Keating’s (Murderer’s Row, 2015, etc.) latest in his thriller series finds combat-trained pastor Stephen Grant immersed in murder, espionage, and counterfeit wines.
After dropping $405,000 on four bottles of wine, Larry Banner’s worried they might be fakes so good they fooled a master sommelier and wine columnist. He gets in touch with Lutheran pastor Stephen Grant, his best student back when Banner schooled CIA operatives in wine and poker. Grant, a former SEAL as well, has an old CIA partner/lover who can help (while keeping mum to preserve Banner’s rep)—Paige Caldwell, now running her own security firm. The FBI is concurrently working the murder of restaurateur/retired Fed Kenneth Osborne and wife, Barbara, whose Osborne Tavern featured one of New York’s most celebrated wine lists. Agents Trent Nguyen and Rich Noack, aware that Osborne had trouble with counterfeit wines, believe the crime scene was staged to look like a robbery by professionals who were after something else. Eventually there’s murder on Caldwell and Grant’s side of the investigation, too, accompanied by explosive strikes against wine-storing facilities. A tie to the ex-agents’ decades-old case has Grant still blaming himself for a thief who got away. But he hopes to ensnare the guilty party this time around, and the upcoming WineCon could be a gathering of both wineries and potential murderers. The recurring protagonist shares the spotlight with many characters who appeared in preceding novels. This narrative approach, however, proves beneficial. To begin with, the story, though boasting the series’ now-prerequisite action sequences, shifts most of its attention to the mystery. Keating establishes genuine suspects: seems all winemakers, from the respected to the dubious, are under attack, so those culpable aren’t easily detectable. Grant undoubtedly shines in confrontations with baddies as well as lighter subplots: scenes behind the pulpit and his visible awkwardness whenever Caldwell and his wife, Jennifer, are together. But it’s the search for killers that makes the biggest impact, and the pastor can’t take full credit; it’s a team effort, with characters (i.e., Grant’s old CIA pals) that are just as essential.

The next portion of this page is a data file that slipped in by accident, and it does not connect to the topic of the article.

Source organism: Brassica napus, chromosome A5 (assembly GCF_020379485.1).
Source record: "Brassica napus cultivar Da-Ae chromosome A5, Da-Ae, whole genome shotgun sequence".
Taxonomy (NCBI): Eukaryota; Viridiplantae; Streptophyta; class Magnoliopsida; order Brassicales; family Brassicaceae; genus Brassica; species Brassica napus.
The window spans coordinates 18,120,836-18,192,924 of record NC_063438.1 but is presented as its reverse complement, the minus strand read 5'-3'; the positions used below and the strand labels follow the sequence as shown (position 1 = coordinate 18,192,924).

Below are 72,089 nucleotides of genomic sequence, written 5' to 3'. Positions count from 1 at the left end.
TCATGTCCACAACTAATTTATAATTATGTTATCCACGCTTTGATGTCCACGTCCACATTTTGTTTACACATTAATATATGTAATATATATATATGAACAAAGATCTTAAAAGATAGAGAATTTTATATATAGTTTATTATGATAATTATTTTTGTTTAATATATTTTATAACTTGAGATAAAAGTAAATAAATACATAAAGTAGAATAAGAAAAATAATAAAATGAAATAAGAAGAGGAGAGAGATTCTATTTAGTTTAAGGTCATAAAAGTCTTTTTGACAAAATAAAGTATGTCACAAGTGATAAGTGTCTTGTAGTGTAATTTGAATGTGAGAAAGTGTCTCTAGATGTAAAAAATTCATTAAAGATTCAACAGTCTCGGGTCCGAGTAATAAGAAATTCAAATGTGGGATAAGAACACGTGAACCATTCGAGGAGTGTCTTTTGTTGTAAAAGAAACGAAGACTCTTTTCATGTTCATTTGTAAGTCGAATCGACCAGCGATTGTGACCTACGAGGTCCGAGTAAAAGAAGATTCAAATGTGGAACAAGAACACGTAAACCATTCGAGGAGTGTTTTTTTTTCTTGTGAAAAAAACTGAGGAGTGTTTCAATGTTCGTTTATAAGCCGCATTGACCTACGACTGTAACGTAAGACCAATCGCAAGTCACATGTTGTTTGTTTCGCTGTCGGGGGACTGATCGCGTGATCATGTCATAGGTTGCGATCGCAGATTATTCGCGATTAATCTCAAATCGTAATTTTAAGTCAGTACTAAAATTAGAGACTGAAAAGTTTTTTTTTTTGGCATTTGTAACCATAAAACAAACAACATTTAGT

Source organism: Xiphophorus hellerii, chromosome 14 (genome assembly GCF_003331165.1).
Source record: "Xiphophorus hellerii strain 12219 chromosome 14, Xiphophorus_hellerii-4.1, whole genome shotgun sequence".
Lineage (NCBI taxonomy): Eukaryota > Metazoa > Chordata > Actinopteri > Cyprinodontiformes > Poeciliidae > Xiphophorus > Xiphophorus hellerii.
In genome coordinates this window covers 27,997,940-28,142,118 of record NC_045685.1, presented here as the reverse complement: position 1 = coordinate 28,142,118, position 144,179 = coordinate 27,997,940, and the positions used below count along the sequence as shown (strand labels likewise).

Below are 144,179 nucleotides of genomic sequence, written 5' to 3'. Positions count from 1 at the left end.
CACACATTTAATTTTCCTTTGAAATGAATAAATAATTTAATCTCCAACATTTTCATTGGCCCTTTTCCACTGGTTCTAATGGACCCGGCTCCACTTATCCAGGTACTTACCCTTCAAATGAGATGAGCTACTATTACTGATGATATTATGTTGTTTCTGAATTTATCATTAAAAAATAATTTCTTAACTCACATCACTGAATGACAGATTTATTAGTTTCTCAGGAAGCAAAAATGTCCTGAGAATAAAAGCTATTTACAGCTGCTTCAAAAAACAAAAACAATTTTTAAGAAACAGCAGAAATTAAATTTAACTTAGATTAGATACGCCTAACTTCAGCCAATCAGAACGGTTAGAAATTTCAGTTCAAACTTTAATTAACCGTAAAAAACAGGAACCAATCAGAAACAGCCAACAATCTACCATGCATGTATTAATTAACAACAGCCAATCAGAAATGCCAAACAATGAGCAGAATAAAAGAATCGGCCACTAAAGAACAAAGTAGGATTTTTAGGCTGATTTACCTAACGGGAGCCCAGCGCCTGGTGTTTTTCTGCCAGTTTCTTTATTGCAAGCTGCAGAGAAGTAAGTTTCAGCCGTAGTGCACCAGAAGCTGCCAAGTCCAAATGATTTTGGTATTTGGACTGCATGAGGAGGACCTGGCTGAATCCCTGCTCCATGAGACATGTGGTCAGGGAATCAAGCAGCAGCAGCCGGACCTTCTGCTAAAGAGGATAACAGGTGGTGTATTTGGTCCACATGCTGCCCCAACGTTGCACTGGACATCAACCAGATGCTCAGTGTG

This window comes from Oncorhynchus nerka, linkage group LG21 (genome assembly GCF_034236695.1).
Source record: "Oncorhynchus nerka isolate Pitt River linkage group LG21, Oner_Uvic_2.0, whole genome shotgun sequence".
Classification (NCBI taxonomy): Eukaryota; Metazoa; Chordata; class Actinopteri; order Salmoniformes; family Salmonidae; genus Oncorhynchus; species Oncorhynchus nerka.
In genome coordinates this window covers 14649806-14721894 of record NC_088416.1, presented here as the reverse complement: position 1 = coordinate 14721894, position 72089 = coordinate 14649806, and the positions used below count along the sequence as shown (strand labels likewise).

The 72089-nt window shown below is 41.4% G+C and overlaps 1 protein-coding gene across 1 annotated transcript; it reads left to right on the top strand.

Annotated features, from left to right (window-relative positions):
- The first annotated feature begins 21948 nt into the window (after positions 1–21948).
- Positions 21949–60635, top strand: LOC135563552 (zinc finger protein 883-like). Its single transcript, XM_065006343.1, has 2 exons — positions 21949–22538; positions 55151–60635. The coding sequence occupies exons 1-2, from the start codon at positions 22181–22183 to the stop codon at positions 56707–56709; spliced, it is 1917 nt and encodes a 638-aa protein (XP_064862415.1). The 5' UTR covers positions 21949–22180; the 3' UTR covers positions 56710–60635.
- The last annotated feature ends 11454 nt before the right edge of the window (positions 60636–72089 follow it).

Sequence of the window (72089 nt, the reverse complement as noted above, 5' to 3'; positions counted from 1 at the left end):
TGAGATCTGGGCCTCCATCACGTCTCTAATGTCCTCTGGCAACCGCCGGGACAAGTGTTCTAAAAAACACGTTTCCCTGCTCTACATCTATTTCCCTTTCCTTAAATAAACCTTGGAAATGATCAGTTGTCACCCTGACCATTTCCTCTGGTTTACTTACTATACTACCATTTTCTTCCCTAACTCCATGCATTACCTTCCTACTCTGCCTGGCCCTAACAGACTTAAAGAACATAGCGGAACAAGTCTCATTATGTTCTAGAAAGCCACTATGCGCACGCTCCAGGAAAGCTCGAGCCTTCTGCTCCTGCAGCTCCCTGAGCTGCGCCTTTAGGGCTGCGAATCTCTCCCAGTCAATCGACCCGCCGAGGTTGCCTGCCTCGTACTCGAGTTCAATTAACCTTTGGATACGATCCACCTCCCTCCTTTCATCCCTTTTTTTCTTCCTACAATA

A first-rate mystery makes this a series standout, even if the titular protagonist splits his hero status with others.